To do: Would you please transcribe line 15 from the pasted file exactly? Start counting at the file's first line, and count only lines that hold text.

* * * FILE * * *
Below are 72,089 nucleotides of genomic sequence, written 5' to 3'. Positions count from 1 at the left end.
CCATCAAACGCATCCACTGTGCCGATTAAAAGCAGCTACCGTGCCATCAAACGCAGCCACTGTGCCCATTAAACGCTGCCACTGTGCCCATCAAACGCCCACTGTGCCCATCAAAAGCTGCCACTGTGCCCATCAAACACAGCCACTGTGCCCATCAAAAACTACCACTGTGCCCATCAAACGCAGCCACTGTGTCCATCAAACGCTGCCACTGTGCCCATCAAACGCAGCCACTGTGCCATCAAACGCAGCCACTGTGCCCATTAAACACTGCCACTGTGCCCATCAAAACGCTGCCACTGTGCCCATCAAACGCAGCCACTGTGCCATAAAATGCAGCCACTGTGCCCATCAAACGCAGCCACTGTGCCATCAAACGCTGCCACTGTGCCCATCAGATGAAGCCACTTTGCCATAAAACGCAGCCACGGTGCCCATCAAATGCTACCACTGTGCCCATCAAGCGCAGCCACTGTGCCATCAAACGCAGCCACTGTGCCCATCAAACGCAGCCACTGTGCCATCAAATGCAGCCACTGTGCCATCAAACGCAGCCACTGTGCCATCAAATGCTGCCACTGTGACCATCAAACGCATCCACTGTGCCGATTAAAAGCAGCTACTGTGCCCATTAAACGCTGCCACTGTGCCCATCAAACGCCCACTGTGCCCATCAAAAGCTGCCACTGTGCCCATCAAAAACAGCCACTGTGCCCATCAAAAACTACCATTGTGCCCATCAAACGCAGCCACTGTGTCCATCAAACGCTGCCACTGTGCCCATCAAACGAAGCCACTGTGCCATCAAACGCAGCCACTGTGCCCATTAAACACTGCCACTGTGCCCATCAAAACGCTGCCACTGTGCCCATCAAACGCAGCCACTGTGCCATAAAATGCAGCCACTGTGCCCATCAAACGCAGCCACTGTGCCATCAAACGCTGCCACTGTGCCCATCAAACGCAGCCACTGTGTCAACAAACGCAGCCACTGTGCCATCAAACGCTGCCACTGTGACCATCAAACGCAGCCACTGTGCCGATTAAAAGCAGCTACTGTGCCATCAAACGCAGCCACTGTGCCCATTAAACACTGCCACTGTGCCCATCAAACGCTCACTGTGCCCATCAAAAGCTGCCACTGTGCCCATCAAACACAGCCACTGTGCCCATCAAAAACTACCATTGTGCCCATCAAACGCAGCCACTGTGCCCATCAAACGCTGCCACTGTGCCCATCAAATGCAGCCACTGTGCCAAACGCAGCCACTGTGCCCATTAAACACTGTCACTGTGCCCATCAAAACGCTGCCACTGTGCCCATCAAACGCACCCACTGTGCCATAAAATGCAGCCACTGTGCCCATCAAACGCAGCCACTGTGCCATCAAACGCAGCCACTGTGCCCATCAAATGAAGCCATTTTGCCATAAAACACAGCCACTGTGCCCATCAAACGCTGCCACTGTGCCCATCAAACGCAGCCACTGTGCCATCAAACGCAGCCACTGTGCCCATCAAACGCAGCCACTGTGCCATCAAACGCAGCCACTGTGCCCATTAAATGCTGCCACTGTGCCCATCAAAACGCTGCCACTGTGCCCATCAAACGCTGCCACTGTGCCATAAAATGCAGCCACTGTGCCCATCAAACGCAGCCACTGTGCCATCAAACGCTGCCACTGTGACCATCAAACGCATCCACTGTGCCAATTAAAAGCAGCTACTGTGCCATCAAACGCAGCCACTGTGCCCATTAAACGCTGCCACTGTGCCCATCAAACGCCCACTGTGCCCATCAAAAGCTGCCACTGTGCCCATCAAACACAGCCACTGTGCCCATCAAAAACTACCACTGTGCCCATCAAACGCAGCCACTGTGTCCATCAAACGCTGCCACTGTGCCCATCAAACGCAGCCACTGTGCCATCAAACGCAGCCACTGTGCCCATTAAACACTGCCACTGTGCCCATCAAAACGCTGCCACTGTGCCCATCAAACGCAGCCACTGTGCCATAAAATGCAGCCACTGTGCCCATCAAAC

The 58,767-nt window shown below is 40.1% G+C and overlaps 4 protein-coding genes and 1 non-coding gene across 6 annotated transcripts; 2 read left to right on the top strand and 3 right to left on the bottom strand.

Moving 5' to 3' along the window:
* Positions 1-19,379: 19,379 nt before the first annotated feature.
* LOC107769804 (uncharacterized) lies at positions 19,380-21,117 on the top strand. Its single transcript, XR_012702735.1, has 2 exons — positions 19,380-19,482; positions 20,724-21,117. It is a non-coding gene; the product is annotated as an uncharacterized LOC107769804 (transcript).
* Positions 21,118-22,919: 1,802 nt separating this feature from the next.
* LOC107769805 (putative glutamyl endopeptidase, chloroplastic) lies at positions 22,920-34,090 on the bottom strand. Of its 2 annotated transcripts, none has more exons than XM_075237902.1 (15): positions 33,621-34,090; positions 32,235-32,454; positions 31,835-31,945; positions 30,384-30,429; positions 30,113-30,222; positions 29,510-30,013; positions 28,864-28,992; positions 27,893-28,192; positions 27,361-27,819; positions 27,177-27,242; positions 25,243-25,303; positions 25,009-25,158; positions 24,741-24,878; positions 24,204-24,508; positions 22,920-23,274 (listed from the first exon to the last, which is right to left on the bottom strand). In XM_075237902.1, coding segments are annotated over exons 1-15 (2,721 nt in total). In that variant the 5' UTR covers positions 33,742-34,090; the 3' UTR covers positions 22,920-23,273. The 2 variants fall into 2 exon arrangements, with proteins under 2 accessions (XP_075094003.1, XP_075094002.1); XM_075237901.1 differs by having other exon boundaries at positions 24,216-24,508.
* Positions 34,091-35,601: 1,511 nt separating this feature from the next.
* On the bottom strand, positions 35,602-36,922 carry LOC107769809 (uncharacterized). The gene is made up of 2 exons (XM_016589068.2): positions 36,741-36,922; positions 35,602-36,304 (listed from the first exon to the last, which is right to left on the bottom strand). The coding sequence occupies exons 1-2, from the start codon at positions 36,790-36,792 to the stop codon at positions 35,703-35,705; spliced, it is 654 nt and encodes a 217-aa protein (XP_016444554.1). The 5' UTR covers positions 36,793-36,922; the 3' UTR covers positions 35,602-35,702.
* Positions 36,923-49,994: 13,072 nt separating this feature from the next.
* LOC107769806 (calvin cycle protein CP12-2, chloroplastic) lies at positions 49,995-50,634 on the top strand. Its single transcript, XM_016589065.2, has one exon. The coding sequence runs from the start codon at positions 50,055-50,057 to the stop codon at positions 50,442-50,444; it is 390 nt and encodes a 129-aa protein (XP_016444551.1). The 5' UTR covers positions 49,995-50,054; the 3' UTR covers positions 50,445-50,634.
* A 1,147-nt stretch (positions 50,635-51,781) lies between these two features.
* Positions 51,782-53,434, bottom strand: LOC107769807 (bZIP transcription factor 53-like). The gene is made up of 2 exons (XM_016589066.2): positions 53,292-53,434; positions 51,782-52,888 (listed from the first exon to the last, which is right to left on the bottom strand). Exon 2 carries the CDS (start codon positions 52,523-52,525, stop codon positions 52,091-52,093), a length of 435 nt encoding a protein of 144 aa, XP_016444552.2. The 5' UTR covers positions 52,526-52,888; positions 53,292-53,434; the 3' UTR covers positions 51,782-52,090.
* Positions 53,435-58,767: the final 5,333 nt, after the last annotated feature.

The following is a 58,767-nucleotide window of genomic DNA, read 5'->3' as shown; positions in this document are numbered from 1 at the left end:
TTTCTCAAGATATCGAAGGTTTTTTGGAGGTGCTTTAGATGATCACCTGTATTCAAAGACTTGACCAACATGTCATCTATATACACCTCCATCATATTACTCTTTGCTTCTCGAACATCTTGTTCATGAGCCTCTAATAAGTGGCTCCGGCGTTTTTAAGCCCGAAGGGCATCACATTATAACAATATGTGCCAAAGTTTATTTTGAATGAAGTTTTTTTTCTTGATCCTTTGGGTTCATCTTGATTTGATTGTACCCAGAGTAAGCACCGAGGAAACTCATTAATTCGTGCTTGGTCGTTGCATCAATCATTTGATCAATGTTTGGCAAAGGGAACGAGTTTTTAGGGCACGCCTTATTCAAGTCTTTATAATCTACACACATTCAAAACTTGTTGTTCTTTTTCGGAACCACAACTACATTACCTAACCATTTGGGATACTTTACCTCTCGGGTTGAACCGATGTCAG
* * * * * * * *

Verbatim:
* Positions 53,435-58,767: the final 5,333 nt, after the last annotated feature.